Medication & Arthritis

Medication & Arthritis


Hello I’m Wendy Holden and I’m a
consultant rheumatologist and medical advisor to Arthritis Action. People with
arthritis can sometimes manage their symptoms without any medication at all
but most people will have either tried over-the-counter medicines or have been
prescribed medicines to help with the pain and stiffness of arthritis at some
time there are many different types of medicines used for arthritis and people
are often confused about what medicines they should take if any the most
important thing to remember is that if a medicine is not working you can stop it
there’s no point taking something just because a doctor has told you that you
should if it’s not actually working firstly anti-inflammatory drugs or what
are also called non-steroidal anti-inflammatory drugs or
NSAIDs for short these include over-the-counter medicines
such as ibuprofen or prescribed medicines like naproxen or diclofenac
all of these anti-inflammatories are effective in reducing pain and stiffness
but they can have many side effects these include ulcers and bleeding from
the gut high blood pressure and an increased risk of heart attack and
stroke if they used for too long they can also trigger asthma in people who
are sensitive to them guidelines suggest that these medicines should be used for
a shorter time as possible and they should be taken with another type of
tablet called a proton pump inhibitor such as omeprazole to help prevent
stomach problems including ulcers anti-inflammatory medicines also come as
creams or gels which can be rubbed into painful joints these can be extremely
effective for some joint pains and stiffness and they are much safer than
taking anti-inflammatory tablets by mouth next pain-killing medicines
anti-inflammatory medicines are very effective pain killers but when doctors
talk about pain killers they usually mean either simple pain killers such as
paracetamol or stronger pain killers such as codeine tramadol or morphine
based drugs which are all called opioids simple and
strong painkillers can be very effective for acute pain such as a toothache or
pain after surgery or cancer pain but they are not very effective at all for
chronic pain such as the pain of arthritis although they’re still very
often prescribed as they are not very effective pain specialists are no longer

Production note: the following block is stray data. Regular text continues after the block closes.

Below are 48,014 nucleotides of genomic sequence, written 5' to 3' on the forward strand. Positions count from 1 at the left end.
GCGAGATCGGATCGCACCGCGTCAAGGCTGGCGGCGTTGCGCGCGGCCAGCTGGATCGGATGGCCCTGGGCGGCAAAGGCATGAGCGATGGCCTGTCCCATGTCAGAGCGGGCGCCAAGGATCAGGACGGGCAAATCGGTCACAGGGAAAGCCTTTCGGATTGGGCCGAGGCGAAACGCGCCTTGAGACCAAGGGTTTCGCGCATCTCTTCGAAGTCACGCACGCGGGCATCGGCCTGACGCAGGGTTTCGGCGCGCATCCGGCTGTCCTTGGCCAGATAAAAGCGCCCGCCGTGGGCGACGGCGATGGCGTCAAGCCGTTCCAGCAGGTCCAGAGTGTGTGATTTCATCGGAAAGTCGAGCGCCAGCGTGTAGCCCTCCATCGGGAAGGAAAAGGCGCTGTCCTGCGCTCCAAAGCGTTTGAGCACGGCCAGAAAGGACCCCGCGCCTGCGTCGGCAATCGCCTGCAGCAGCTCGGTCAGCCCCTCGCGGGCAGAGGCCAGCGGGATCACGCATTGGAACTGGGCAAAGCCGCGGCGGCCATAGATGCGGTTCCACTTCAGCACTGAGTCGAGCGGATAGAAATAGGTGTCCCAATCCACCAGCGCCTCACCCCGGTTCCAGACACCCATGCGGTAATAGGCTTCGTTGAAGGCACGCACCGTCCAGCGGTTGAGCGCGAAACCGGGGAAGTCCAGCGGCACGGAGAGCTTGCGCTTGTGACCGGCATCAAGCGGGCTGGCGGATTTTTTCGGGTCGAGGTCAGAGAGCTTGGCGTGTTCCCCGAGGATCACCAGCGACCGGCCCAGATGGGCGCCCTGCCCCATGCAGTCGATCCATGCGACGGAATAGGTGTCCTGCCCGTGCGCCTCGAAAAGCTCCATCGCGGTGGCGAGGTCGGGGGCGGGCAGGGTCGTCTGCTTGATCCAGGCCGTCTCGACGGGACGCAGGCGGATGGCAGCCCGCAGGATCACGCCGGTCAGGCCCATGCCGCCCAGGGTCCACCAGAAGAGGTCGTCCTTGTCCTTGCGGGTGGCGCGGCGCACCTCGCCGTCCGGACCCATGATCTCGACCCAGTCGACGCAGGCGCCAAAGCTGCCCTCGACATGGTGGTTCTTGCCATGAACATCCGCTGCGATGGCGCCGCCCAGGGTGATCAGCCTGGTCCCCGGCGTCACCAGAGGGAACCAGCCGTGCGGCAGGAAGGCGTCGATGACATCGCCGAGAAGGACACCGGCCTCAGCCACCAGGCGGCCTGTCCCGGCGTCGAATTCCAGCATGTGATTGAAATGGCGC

recommending these medicines for chronic musculoskeletal pain unless they happen
to be very effective for certain individuals in addition opioids are
extremely addictive and have many side effects some of which can be even worse
than the original pain opioids are also very dangerous if taken in excessive
amounts and they can affect driving and safety capsaicin cream is a type of rub
on medicine that can be effective for pain due to nerve damage and can help
certain joints affected by osteoarthritis this cream is made from
chili peppers so it can cause a burning feeling in the skin but otherwise it’s
safe to use and has very few side effects medicines called steroids or
corticosteroids are sometimes used to reduce pain and swelling in joints
affected by osteoarthritis or inflammatory arthritis these can be
given by injection directly into a joint in osteoarthritis or inflammatory
arthritis or as tablets or as an injection into muscles for people with
inflammatory arthritis they are safe and they can be very effective if used for
short periods but a harmful if used as tablets for long periods so their
usefulness is limited disease modifying or DMARD drugs are used in
inflammatory arthritis to influence the immune system and will improve stiffness
swelling and joint damage these drugs include methotrexate and sulfasalazine
and they are prescribed by a hospital specialist only regular blood test
monitoring is needed for people to say King disease modifying drugs biologic
drugs are medicines that are usually given by injection for people with
severe inflammatory arthritis after other medicines have not worked these
can only be prescribed by a hospital specialist
and they are extremely expensive so their use is restricted to those who
have the most severe types of arthritis

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